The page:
Epiphyte (Tillandsia usneoides) in the pineapple family, found in southern North America, the West Indies, and Central and South America. It often hangs in large, beardlike, silvery-gray masses from trees and other plants and even on telephone poles, but it is not parasitic or structurally intertwined with its host. It takes in carbon dioxide and rainwater or dew for photosynthesis through tiny, hairlike scales that cover its threadlike leaves and long, threadlike stems. It absorbs nutrients from dust and solvents in rainwater, or from decaying organic matter around its aerial roots. Stalkless yellow flowers appear rarely. Spanish moss is sometimes used as a filler in packing boxes and upholstery, and around potted plants or floral arrangements.
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Spanish moss (Tillandsia usneoides) closely resembles its namesake (Usnea, or beard lichen). However, Spanish moss is not biologically related to either mosses or lichens. Instead, it is a flowering plant in the family Bromeliaceae (the bromeliads) that grows hanging from tree branches in full sun or partial shade. Formerly this plant has been placed in the genera Anoplophytum, Caraguata, and Renealmia. It ranges from the southeastern United States (southern Virginia and eastern Maryland) to Argentina, growing wherever the climate is warm enough and has a relatively high average humidity.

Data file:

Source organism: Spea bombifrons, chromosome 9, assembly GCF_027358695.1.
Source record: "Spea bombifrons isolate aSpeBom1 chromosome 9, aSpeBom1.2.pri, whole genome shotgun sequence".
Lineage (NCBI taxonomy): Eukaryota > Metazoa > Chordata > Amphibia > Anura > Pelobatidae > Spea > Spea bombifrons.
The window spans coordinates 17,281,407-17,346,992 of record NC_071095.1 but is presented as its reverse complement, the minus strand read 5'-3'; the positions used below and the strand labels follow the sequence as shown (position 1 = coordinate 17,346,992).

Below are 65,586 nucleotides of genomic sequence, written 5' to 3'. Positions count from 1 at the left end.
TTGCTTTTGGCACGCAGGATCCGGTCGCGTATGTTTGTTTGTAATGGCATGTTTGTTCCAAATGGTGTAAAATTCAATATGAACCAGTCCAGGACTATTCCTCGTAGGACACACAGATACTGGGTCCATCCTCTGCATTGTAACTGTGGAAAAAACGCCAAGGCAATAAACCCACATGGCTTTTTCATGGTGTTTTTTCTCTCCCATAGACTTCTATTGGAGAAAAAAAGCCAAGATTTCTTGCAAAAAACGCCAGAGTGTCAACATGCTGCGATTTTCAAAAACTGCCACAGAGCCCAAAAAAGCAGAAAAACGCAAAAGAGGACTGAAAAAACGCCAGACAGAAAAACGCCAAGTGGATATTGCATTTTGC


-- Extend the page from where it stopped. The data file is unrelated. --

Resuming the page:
The plant consists of a slender stem bearing alternate thin, curved or curly, heavily scaled leaves 2–6 cm long and 1 mm broad, that grow vegetatively in chain-like fashion (pendant) to form hanging structures 1–2 m in length, occasionally more. The plant has aerial roots and its flowers are tiny and inconspicuous. It propagates both by seed and vegetatively by fragments that blow on the wind and stick to tree limbs, or are carried by birds as nesting material.
Spanish moss is an epiphyte (a plant that lives upon other plants; from Greek "epi"=upon "phyte"=plant), which absorbs nutrients (especially calcium) and water from the air and rainfall. Spanish moss is colloquially known as "air plant". It can grow so thickly on tree limbs that it gives a somewhat "gothic" appearance to the landscape, and while it rarely kills the trees it lowers their growth rate by reducing the amount of light to a tree's own leaves. It also increases wind resistance, which can prove fatal to the host tree in a hurricane.
In the southern U.S., the plant seems to show a preference of growth on southern live oak and bald cypress because of these trees' high rates of foliar mineral leaching (Ca, Mg, K, and P) providing an abundant supply of nutrients to the plant, but it can colonize in other tree species such as sweetgum, crape-myrtle, other oaks, or even pine.
In the southeastern United States, the following tale is told:
Legendary Canadian singer-songwriter Gordon Lightfoot penned a ballad entitled "Spanish Moss".
At one time, some 5,000 tons of Spanish moss were harvested and used in the U.S. alone. The moss is sometimes bought for use in arts and crafts, or for beddings for flower gardens. The plant is commonly believed to be a habitat for chiggers, but only collects the mites after it has touched the ground. Spanish moss in its natural habitat, hanging from trees, does not harbor chiggers.
Spanish moss is also known to have been worn by the women of the Timucua Indian tribe.